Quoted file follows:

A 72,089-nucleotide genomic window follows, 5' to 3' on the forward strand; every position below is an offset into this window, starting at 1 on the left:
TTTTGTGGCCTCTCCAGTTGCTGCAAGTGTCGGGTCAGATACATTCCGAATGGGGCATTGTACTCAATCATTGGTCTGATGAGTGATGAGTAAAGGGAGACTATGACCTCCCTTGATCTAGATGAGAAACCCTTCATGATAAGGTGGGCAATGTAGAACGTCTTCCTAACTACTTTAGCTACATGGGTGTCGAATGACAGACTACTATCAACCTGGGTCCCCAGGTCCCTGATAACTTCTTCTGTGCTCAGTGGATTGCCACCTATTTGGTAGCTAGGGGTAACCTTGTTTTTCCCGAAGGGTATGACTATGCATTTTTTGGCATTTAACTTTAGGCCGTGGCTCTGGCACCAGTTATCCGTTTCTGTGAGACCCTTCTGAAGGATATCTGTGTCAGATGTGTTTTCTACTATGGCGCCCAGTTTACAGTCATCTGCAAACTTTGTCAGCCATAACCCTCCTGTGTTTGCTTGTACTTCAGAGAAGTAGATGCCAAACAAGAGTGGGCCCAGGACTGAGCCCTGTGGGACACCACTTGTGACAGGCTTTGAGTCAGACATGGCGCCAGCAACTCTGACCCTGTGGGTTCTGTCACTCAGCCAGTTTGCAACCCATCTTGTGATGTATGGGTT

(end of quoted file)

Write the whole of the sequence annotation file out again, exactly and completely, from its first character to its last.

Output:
A 72,089-nucleotide genomic window follows, 5' to 3' on the forward strand; every position below is an offset into this window, starting at 1 on the left:
TTTTGTGGCCTCTCCAGTTGCTGCAAGTGTCGGGTCAGATACATTCCGAATGGGGCATTGTACTCAATCATTGGTCTGATGAGTGATGAGTAAAGGGAGACTATGACCTCCCTTGATCTAGATGAGAAACCCTTCATGATAAGGTGGGCAATGTAGAACGTCTTCCTAACTACTTTAGCTACATGGGTGTCGAATGACAGACTACTATCAACCTGGGTCCCCAGGTCCCTGATAACTTCTTCTGTGCTCAGTGGATTGCCACCTATTTGGTAGCTAGGGGTAACCTTGTTTTTCCCGAAGGGTATGACTATGCATTTTTTGGCATTTAACTTTAGGCCGTGGCTCTGGCACCAGTTATCCGTTTCTGTGAGACCCTTCTGAAGGATATCTGTGTCAGATGTGTTTTCTACTATGGCGCCCAGTTTACAGTCATCTGCAAACTTTGTCAGCCATAACCCTCCTGTGTTTGCTTGTACTTCAGAGAAGTAGATGCCAAACAAGAGTGGGCCCAGGACTGAGCCCTGTGGGACACCACTTGTGACAGGCTTTGAGTCAGACATGGCGCCAGCAACTCTGACCCTGTGGGTTCTGTCACTCAGCCAGTTTGCAACCCATCTTGTGATGTATGGGTT